July 28, 2004
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Prepared at the Federal Reserve Bank of Cleveland and based on information collected before July 19, 2004. This document summarizes comments received from businesses and other contacts outside the Federal Reserve and is not a commentary on the views of Federal Reserve officials.
Federal Reserve districts reported that economic activity continued to expand in June and early July, although several districts reported that the rate of growth moderated. The Philadelphia, Atlanta, Chicago, St. Louis, Minneapolis, and Dallas Districts characterized growth rates as ranging from modest (Minneapolis) to solid (Chicago), while New York, Cleveland, Richmond, Kansas City, and San Francisco noted that growth rates slowed somewhat in their districts. Boston cited mixed reports from its business contacts. Reports of rising prices at the producer level continued to be common, though increases in retail prices were only infrequently reported. While wage gains remained generally flat, benefits costs continued to rise.
Retail sales were widely cited as having slowed; in particular, most districts reported that auto sales were flat to down. Manufacturing activity increased across the country, though there were pockets of weakness and gains were generally more measured than in the early spring. Travel and tourism were reported to be strong in many districts. Regarding construction, the pattern of past reports continued, as residential construction was still strong across most districts, while nonresidential building remained generally weak. In the banking sector, borrowing by commercial clients rose moderately in most districts. In the consumer lending category, mortgage originations were reported to be robust, but refinancings fell further. Agricultural conditions across the country were mixed, as some areas suffered from unusually wet weather. Mining and energy enterprises saw increases in activity in recent weeks.
Cost pressures were cited for a variety of production inputs in most districts. Energy, steel, and cement prices were widely cited as high and were reported to have moved higher in most districts. Some agricultural product prices, including beef, chicken, and milk, were also cited as adding to pricing pressures. The degree to which businesses have been able to pass along these prices continued to vary, but no district reported an acceleration in general retail prices. The few reports of labor shortages were narrow in scope. Wage increases were also widely reported to be moderate. However, businesses continued to cite health care costs as a factor in significantly boosting total labor costs.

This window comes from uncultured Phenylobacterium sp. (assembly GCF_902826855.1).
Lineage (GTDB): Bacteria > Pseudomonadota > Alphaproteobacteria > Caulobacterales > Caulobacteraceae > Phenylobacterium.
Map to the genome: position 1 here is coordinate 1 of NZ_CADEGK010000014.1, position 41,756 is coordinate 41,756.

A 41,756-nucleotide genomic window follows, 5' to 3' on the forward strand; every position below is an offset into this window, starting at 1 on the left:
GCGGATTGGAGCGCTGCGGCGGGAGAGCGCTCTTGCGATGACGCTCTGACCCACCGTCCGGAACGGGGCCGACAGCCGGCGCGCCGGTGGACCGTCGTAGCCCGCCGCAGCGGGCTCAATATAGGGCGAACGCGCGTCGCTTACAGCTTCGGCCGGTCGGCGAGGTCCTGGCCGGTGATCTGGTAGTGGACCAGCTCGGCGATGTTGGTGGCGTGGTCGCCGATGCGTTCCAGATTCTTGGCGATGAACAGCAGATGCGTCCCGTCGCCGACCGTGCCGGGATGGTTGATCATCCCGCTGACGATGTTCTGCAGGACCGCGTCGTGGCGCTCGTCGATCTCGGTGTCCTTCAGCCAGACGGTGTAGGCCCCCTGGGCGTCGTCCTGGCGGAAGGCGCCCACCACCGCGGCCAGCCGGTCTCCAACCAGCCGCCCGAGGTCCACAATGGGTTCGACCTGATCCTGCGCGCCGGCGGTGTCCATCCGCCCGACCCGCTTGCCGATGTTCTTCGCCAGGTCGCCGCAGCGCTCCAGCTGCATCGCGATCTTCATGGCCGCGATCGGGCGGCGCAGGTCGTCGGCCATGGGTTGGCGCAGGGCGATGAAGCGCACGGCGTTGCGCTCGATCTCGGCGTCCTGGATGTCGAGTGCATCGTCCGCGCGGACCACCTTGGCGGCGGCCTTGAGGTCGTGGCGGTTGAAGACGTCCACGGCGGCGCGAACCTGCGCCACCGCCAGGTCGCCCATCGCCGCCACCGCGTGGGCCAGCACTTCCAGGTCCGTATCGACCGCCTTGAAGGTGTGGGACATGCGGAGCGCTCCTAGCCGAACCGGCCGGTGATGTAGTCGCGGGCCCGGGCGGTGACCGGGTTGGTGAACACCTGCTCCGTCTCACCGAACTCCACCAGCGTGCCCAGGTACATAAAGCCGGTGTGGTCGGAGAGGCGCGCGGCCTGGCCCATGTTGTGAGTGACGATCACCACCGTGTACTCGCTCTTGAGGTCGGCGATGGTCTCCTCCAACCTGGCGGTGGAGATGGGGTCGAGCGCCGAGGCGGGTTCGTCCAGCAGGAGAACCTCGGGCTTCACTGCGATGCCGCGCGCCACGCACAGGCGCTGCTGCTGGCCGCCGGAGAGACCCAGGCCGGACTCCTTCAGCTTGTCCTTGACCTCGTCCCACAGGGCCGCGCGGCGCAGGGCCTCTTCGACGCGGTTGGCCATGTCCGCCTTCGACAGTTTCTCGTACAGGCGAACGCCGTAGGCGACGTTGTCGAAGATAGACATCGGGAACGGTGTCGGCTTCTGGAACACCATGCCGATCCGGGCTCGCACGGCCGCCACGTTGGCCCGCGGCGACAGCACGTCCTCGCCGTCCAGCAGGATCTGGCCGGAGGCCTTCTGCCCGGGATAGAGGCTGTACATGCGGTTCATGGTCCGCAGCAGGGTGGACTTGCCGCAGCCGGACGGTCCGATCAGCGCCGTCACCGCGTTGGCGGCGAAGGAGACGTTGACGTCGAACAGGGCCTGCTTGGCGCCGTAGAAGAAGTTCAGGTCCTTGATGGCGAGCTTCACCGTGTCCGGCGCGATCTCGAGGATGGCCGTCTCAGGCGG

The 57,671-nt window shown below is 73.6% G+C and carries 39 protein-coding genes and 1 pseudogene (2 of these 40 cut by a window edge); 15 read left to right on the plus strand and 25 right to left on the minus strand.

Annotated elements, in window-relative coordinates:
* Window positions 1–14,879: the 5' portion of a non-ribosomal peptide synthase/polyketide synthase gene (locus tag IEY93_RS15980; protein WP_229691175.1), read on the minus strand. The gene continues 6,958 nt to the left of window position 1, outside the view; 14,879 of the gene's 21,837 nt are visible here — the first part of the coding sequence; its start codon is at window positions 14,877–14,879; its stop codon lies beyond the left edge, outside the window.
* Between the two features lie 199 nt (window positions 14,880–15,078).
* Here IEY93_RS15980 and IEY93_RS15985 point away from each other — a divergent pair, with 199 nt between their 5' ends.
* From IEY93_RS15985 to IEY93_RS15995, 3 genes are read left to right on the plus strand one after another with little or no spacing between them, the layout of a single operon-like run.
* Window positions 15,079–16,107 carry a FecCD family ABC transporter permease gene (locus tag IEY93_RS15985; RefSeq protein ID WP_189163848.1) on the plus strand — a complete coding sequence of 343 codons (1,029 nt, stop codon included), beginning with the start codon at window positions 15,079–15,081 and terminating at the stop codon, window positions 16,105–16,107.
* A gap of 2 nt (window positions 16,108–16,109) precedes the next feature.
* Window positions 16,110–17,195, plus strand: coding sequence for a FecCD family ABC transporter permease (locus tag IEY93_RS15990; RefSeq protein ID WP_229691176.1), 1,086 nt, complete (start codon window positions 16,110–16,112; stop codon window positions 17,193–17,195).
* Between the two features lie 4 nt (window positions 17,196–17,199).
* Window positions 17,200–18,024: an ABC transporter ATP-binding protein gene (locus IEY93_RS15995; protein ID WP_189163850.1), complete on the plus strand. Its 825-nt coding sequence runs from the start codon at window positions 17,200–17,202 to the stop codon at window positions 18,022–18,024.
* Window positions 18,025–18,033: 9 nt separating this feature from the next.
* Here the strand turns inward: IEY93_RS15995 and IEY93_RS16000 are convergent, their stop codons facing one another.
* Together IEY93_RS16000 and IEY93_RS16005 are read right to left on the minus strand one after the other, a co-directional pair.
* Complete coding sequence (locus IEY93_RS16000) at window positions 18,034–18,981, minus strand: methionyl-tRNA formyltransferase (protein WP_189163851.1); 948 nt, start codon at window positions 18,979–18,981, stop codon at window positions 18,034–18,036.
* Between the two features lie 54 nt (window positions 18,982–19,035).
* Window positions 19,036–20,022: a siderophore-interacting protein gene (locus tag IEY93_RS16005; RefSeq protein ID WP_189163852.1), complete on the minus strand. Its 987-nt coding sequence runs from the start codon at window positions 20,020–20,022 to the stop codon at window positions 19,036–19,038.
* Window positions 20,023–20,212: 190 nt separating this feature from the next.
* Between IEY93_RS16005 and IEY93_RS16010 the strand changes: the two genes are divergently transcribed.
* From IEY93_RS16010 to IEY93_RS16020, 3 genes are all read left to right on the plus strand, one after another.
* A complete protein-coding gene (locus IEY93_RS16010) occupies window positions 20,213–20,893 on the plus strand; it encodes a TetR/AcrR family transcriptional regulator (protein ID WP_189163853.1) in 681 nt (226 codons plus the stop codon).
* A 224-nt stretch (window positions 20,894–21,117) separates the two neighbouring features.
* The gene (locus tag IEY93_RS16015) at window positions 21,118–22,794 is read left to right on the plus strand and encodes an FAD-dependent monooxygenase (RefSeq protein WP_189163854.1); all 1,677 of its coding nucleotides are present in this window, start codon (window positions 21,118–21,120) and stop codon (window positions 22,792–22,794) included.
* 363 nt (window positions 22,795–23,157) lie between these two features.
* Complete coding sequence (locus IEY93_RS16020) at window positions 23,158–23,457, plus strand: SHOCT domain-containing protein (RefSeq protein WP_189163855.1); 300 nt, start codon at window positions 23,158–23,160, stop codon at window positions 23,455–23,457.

Kansas City reported that spending had stayed largely flat in recent weeks, while Richmond reported that spending remained flat or was lower. Boston characterized consumer spending in its district as mixed. The districts reporting increases in spending were St. Louis and Minneapolis. St. Louis indicated that consumer spending was strong, whereas Minneapolis characterized spending as showing modest increases. A few districts noted that there were some indications of increases in spending in early July.
Auto sales were generally weak throughout the country in the late spring. Compared with sales in previous months, auto sales in June were characterized as flat or falling by the Boston, Philadelphia, Atlanta, Cleveland, Chicago, Kansas City, Dallas, and San Francisco Districts. Among the districts that commented on automobile sales, only St. Louis indicated that auto sales rose in recent months.
Home furnishings and home improvement items sold well in the Boston, Chicago, and Kansas City Districts, but New York noted that these products sold less well in its district than they had previously. Apparel sold poorly in the Philadelphia, Richmond, and Chicago Districts, but the Dallas District reported that sales of women's apparel was strong. The environment for travel and tourism was reported to be improving in the New York, Atlanta, St. Louis, Kansas City, and San Francisco Districts, but mixed in the Richmond, Chicago, and Minneapolis Districts.